PostTime:2018-10-18 08:46:09 View:14

Singapore is to set up the first 3D printing production facility on-site at port to produce equipment parts. A Memorandum of Understand (MoU) was signed on Wednesday between PSA Corporation, the Maritime & Port Authority of Singapore (MPA), 3D MetalForge and the National Additive Manufacturing Innovation Cluster (NAMIC) to establish the production facility at Pasir Panjang Terminal in Singapore. The additive manufacturing (or 3D printing) production facility will feature printers capable of producing port equipment with an aim to reduce the number of spares that terminal operator PSA needs to hold and reducing the lead time from weeks to days for the availability of spare parts. The facility will also use a specialised maritime digital cloud supported by Blockchain technology for more secure file transfers. Sign up for the - Smart Ports & Smart Carriers - session at the Seatrade Maritime Middle East  Ong Kim Pong, Regional CEO Southeast Asia of PSA International, said, “In close collaboration with EDB, we have learnt that the era of Additive Manufacturing is showing pervasive importance in industry transformation. Within our maritime sector, we foresee widespread adoption within the immediate horizon.” The MPA also signed a MoU with NAMIC and the Singapore Shipping Association (SSA) to establish a Joint industry Programme for the 3D printing of marine parts. Andrew Tan, MPA Chief Executive, said, "As a leading maritime hub, Singapore firmly believes that the maritime industry should embrace new technologies such as additive manufacturing. The digitalisation of the maritime sector in all its aspects is not a matter of how but when.”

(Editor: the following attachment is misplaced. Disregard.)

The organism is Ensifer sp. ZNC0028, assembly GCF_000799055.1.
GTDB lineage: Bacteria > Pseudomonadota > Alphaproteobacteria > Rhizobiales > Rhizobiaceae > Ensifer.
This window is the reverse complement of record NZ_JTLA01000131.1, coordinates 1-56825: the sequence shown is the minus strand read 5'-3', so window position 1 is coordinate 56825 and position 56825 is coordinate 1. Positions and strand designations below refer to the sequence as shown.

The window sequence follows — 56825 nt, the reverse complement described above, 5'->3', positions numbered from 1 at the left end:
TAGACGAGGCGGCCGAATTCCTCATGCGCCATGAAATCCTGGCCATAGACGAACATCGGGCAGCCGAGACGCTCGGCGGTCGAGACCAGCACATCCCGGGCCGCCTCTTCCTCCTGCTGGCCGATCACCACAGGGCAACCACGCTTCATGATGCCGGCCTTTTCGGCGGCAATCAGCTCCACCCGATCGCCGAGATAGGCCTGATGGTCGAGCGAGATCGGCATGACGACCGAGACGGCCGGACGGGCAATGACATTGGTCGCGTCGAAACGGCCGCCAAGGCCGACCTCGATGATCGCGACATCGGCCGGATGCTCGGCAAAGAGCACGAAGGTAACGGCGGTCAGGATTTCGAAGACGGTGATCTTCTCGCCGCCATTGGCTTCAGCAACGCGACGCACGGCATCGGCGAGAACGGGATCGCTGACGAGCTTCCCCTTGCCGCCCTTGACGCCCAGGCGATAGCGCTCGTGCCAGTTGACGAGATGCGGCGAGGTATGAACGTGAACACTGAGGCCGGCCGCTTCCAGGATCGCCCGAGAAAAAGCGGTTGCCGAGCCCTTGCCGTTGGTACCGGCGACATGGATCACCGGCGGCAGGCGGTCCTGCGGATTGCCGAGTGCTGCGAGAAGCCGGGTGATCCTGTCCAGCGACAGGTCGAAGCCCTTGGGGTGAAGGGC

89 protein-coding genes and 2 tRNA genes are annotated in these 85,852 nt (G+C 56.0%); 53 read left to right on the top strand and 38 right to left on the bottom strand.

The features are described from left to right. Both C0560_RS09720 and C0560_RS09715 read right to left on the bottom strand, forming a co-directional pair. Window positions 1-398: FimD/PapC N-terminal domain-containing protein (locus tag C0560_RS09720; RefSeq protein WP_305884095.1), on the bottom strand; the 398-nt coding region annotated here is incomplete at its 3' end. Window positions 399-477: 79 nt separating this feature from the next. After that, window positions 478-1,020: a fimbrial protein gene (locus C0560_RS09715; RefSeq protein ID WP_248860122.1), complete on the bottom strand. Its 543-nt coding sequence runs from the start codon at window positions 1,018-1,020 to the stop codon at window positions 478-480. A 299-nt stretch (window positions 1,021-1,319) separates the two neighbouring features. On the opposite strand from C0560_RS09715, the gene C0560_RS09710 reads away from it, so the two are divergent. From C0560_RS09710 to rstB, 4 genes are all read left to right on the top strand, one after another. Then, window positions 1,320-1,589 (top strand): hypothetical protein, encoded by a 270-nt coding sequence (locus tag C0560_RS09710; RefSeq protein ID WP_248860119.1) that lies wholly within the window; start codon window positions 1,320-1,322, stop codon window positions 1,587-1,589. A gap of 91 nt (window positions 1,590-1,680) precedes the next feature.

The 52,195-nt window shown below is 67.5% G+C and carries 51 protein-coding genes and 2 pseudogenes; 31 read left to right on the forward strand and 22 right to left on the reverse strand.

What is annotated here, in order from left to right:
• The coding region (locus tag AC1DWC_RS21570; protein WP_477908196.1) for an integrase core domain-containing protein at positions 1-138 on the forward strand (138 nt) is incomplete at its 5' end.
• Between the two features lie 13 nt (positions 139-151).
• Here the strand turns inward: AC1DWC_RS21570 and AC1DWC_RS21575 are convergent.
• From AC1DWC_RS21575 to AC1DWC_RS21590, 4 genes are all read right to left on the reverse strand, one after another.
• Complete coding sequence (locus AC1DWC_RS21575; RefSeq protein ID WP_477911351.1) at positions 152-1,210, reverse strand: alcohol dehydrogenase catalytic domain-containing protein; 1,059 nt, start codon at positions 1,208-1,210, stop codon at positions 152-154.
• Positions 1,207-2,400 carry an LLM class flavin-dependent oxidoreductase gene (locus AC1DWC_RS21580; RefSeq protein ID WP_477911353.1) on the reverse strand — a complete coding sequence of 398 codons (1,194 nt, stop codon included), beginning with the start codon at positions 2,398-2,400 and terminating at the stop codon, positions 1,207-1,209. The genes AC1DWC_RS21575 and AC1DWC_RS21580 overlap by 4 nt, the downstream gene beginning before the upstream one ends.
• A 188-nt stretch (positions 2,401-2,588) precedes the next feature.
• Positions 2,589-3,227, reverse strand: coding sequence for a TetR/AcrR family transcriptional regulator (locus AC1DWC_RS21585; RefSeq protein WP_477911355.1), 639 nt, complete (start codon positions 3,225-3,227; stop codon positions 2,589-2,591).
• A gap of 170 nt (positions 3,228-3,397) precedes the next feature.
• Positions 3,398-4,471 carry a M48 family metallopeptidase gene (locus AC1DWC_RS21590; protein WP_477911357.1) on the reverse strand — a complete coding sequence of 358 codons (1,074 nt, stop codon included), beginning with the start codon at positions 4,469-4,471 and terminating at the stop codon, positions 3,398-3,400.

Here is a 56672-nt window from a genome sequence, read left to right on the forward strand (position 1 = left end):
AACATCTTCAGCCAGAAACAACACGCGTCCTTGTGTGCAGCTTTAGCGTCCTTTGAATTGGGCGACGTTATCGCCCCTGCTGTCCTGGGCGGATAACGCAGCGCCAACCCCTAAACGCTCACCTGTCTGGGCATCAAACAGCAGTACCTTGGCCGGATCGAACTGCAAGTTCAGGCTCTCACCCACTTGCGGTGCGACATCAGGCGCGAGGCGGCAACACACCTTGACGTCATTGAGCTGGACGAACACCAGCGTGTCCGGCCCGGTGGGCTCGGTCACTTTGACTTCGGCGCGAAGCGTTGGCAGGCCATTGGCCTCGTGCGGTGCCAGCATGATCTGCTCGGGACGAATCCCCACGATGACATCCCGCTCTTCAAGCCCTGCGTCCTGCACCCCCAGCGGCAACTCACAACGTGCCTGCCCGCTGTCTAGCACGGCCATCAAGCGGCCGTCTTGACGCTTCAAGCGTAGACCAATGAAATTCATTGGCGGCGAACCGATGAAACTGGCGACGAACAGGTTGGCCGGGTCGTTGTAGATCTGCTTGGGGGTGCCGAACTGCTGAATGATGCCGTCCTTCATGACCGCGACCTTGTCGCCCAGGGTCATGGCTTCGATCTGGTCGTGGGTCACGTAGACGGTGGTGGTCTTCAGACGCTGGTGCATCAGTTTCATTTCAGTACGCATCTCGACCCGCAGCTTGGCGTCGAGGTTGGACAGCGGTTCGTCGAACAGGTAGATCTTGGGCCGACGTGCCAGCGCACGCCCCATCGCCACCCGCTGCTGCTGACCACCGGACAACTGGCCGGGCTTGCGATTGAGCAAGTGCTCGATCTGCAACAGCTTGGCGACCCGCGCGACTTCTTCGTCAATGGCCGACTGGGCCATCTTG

Evergreen Marine acquires majority stake in Chile’s Green Andes Shipping Agency

PostTime:2018-10-18 08:44:28 View:12

Evergreen Marine has acquired a majority stake with 60% shareholding in Chilean Green Andes Shipping Agency (GASAC), the online publication Global Legal Chronicle reported. The Chilean company is a subsidiary of the Ultramar Group, a leader in the maritime activity in the South American country.  The Ultramar Group also operates several terminals in Chile: TPS in Valparaiso, Puerto Mejillones, Puerto Coronel, Angamos, TGN and TPA. The group owns a number of shipping companies transporting specialised cargo such as Ultratank, Ultragas, Ultrabulk and Transmares as well as logistics companies and tugs and towage companies.  Evergreen Marine, headquarted in Taiwan is a major, privately owned, container line.

APL extends guaranteed service to Asia-Middle East and India Sub-continent

PostTime:2018-10-18 08:43:48 View:5

APL has announced the expansion of Eagle GO Guaranteed for cargoes destined for the Middle East and India Subcontinent from all direct and non-direct loading ports in Asia, in addition to China, the company said. Eagle GO Guaranteed cargoes from non-direct loading ports will be assured of equipment at the origin and vessel space onboard the first leg, as they en-route to the transhipment hubs for priority shipping to the Middle East and India Subcontinent. Likewise, Eagle GO Guaranteed cargoes from the direct load ports will be assured of equipment and vessel space onboard seven Asia-Middle East and six India Subcontinent services by APL. The 13 APL services include the Gulf Asia Express 2 (GA2), Pendulum Gulf Express (PE2), West Asia Express 3 (WA3), West Asia Express 5 (WA5), West Asia Express (WAX), Red Sea Express 2 (RS2), Red Sea Express (RSX), Asia Subcontinent Express (AS1), Asia Subcontinent Express (AS3), Asia Subcontinent Express (AS5), North Asia Subcontinent Express (CI3), China India Express (CIX) and India East Coast Express (IEX). Sign up for the - Smart Ports & Smart Carriers - session at the Seatrade Maritime Middle East  Each week, the various services pick up cargoes from their rotational ports of China, Hong Kong, Taiwan, Korea, Japan, Malaysia, Singapore, Thailand, Indonesia, Vietnam, Cambodia, Myanmar. From these Asian origin ports, the respective services will head for their designated ports of call in United Arab Emirates, Bahrain, Qatar, Saudi Arabia, Oman, Djibouti, Egypt and Jordan in the Middle East; as well as India, Pakistan, Sri Lanka, Bangladesh in the India Subcontinent. Booking for this pay-on-demand offering that is expanded across APL’s Asia-Middle East and India subcontinent networks is now available.